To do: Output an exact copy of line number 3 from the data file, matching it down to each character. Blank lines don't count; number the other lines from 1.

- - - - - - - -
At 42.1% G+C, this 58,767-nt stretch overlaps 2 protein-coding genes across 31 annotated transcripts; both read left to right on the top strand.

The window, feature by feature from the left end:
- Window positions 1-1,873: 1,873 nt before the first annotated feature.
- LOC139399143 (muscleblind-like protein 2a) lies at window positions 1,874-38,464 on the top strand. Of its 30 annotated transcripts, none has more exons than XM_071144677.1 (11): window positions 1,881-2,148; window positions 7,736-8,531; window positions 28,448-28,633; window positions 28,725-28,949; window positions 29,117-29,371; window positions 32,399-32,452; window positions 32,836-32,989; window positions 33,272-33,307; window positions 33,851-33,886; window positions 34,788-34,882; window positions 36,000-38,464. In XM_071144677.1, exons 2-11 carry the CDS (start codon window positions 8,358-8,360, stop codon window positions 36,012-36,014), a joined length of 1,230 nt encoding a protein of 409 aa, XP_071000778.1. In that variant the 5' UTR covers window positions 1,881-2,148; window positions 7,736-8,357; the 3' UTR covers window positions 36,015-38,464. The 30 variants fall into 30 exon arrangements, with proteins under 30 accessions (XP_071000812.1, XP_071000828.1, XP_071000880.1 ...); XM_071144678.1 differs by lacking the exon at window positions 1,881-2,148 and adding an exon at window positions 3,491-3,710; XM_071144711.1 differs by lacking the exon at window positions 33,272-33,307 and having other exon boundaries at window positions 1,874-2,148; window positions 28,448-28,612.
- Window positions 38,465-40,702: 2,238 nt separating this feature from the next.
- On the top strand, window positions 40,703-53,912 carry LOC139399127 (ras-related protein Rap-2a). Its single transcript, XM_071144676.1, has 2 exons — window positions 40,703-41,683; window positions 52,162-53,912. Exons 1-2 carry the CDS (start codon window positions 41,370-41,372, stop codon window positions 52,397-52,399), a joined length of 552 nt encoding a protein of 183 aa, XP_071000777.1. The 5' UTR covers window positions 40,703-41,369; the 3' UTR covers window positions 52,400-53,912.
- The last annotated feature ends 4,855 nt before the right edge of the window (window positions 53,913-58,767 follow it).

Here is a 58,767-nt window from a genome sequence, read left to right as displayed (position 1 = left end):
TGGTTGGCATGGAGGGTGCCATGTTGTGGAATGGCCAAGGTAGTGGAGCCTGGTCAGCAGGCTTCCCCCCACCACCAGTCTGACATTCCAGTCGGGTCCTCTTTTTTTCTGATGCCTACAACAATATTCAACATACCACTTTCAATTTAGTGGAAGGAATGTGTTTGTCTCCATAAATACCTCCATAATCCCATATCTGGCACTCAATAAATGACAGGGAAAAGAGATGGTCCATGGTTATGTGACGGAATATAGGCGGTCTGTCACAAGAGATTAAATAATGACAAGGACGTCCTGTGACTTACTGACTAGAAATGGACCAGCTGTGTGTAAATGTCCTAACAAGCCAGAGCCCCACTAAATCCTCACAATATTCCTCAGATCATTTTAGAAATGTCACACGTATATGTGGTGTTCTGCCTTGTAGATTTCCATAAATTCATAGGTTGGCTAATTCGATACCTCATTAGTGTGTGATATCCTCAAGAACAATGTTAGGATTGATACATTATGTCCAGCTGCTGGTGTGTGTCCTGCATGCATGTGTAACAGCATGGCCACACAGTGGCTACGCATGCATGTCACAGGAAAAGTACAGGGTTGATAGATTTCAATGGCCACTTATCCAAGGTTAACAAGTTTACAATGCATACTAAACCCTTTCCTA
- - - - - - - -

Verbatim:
- Window positions 1-1,873: 1,873 nt before the first annotated feature.